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  1. Lagertha says:

    No..I think Ukraine (very split to begin with) is trying to tie their boat/train to the best situation for their people- they are kinda’ on the Titanic.

    Ergo, it is hard. Russia has been in charge (duh) for a long time, but Ukraine has not presented what they will sell to the EU?USA?CHINA etc. If the Ukraine can decide what they will export to the rest of the world, then there is the start. But, so many Ukrainians (top guys) are corrupt and want goodies to themselves.

  2. anonymous[340] • Disclaimer says:

    Once again, Mr. Buchanan carries some Washington water overseas.

    1. “In 2014, after the pro-Russian regime in Kiev was ousted in a coup, and a pro-NATO regime installed with U.S. backing, Putin detached and annexed Crimea[.]”

    Was there not U.S. backing for the coup, too?

    Was there then not a parliamentary vote to conduct a public referendum in Crimea that overwhelmingly approved secession from Ukraine and a formal request to be made a part of the Russian Federation?

    2. “Why are we letting ourselves be dragged into everyone’s quarrels.. ”

    Did not “we” foment most of these conflicts?

    When it comes to matters outside his country, “Mr. Paleoconservative” is really more a right-sized imperialist. He is condoned as an Establishment critic because he marinates Nebraskans in the sense that “we” must always root for “our” Uncle Sam.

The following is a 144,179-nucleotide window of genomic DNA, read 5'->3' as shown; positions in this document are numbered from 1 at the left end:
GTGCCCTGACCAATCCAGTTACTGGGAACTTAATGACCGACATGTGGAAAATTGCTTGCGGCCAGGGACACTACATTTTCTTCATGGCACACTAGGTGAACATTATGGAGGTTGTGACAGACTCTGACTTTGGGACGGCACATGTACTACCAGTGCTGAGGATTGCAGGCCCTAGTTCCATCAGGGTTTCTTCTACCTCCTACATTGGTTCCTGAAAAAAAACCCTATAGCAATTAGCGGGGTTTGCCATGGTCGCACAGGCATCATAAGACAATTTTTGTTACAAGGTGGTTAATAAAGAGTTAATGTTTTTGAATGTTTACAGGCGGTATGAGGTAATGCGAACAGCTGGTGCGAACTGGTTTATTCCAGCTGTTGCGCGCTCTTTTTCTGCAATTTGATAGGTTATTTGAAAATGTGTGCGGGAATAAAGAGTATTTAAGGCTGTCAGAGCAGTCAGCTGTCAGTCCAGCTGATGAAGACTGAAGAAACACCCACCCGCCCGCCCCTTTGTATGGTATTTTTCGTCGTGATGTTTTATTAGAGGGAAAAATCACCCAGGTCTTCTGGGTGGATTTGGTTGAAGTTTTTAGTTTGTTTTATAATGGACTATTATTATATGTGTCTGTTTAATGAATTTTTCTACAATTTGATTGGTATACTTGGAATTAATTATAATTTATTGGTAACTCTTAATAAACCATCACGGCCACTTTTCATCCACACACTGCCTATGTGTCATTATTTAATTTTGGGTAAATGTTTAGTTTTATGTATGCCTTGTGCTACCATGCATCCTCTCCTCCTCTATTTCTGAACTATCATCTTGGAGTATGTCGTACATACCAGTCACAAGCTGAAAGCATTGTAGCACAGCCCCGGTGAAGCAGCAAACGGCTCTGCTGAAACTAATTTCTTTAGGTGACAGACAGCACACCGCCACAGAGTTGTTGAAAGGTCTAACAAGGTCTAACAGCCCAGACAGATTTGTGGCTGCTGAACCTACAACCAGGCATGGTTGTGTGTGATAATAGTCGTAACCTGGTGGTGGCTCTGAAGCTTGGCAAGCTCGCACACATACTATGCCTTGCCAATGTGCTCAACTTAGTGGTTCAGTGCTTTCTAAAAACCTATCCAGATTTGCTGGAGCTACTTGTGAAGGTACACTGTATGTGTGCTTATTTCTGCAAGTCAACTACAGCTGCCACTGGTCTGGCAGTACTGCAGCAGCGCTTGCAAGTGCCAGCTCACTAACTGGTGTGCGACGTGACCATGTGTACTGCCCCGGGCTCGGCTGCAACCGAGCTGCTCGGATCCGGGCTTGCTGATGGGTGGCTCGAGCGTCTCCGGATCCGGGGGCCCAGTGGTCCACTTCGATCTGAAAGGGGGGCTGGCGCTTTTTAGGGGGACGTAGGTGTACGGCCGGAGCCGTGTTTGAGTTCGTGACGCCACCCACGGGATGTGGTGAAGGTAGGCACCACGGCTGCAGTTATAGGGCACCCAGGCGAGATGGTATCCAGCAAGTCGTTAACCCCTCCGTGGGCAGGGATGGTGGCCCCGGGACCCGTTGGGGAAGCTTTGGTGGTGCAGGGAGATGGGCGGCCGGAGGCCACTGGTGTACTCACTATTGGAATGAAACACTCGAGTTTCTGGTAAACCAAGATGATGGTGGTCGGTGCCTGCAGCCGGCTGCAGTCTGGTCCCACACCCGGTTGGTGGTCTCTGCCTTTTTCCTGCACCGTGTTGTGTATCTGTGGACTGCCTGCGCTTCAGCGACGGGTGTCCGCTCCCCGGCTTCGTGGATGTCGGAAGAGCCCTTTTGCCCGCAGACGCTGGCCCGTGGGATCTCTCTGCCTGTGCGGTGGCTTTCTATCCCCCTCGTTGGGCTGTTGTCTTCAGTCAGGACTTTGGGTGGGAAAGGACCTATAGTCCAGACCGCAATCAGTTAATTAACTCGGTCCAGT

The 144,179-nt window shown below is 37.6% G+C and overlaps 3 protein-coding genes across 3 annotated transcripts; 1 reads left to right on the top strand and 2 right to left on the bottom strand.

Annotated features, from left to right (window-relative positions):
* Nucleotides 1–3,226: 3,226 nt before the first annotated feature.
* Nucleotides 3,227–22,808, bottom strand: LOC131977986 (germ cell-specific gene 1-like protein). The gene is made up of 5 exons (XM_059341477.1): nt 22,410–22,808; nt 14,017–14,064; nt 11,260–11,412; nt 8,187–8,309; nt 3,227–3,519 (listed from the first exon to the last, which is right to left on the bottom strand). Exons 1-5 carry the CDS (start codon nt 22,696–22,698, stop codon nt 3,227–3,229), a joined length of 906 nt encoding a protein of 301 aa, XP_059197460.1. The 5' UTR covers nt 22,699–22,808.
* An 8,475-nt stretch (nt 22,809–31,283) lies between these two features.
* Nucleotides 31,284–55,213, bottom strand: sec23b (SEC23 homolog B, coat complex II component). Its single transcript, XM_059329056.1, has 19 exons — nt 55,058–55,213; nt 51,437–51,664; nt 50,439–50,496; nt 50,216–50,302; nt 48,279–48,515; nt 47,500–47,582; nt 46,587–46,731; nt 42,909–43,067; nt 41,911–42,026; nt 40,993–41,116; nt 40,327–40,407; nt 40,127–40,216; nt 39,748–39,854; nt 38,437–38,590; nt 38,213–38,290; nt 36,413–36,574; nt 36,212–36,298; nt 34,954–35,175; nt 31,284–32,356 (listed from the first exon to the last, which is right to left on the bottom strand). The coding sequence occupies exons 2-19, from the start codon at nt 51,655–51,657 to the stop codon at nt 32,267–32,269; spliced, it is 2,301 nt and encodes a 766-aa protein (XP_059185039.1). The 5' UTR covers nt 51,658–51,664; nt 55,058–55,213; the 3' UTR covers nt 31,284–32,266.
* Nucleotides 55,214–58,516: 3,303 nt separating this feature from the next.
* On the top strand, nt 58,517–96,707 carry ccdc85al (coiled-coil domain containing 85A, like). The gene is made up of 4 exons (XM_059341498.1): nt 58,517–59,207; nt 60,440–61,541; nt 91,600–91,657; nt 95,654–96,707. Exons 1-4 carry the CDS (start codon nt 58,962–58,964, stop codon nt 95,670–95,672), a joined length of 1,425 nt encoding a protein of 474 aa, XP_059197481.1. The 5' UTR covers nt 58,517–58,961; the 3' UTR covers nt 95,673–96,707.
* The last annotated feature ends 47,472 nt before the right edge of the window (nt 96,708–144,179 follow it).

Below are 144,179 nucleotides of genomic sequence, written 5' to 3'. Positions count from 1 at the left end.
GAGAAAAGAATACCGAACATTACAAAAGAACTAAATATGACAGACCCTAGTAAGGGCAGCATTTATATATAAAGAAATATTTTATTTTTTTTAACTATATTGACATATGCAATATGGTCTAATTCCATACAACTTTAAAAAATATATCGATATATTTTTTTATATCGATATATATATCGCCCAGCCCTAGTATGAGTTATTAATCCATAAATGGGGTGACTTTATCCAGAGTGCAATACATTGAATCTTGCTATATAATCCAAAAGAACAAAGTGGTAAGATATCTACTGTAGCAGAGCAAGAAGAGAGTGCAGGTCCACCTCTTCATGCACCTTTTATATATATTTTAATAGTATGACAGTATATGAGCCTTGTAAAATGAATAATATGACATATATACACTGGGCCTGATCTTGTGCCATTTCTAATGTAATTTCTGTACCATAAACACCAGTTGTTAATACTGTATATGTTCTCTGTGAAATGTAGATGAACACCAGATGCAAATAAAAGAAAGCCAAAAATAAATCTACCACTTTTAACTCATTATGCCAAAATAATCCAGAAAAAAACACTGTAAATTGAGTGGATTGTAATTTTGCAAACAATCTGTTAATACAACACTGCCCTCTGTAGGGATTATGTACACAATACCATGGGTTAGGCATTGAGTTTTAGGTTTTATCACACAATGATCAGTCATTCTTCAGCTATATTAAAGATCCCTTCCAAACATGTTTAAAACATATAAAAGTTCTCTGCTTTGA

• Replies: @Christo
  3. An outright war with Russia would be the end of Russiagate.

    In exchange for a war with Russia, team Israel might also agree to help him keep a much bigger issue out of the press – Lolitagate:

    https://sputniknews.com/us/201811291070222465-Labor-Secretary-Billionaire-Pedophile-Ring-Charges/

  4. “Is Putin the Provocateur in the Kerch Crisis?”

    A resounding NO.

    • Replies: @El Dato
    , @Art
  5. Well Pat,

    Keep it strictly between us, but I heard from ever reliable and unbiased sources (bonkers bolton, netanyahoo and nikki likudnik) that the “aggression” wasn’t merely Russian, but also involved Iran, Hezbollah, Assad, Venezuela, Nicaragua and Cuba. These sources say they have the “stolen laptops” to prove it.

    Can you believe the nerve of these malign actors – trying to make the U.S. unsafe thousands of miles away from its own borders?

    • LOL: Carroll Price
    • Replies: @Plato's Dream
  6. RVBlake says:

    Waiting for the inevitable musings from Kristol about the desirability of regime change in Moscow.

  7. TheOldOne says:

    I like Pat, but it’s time for him to retire.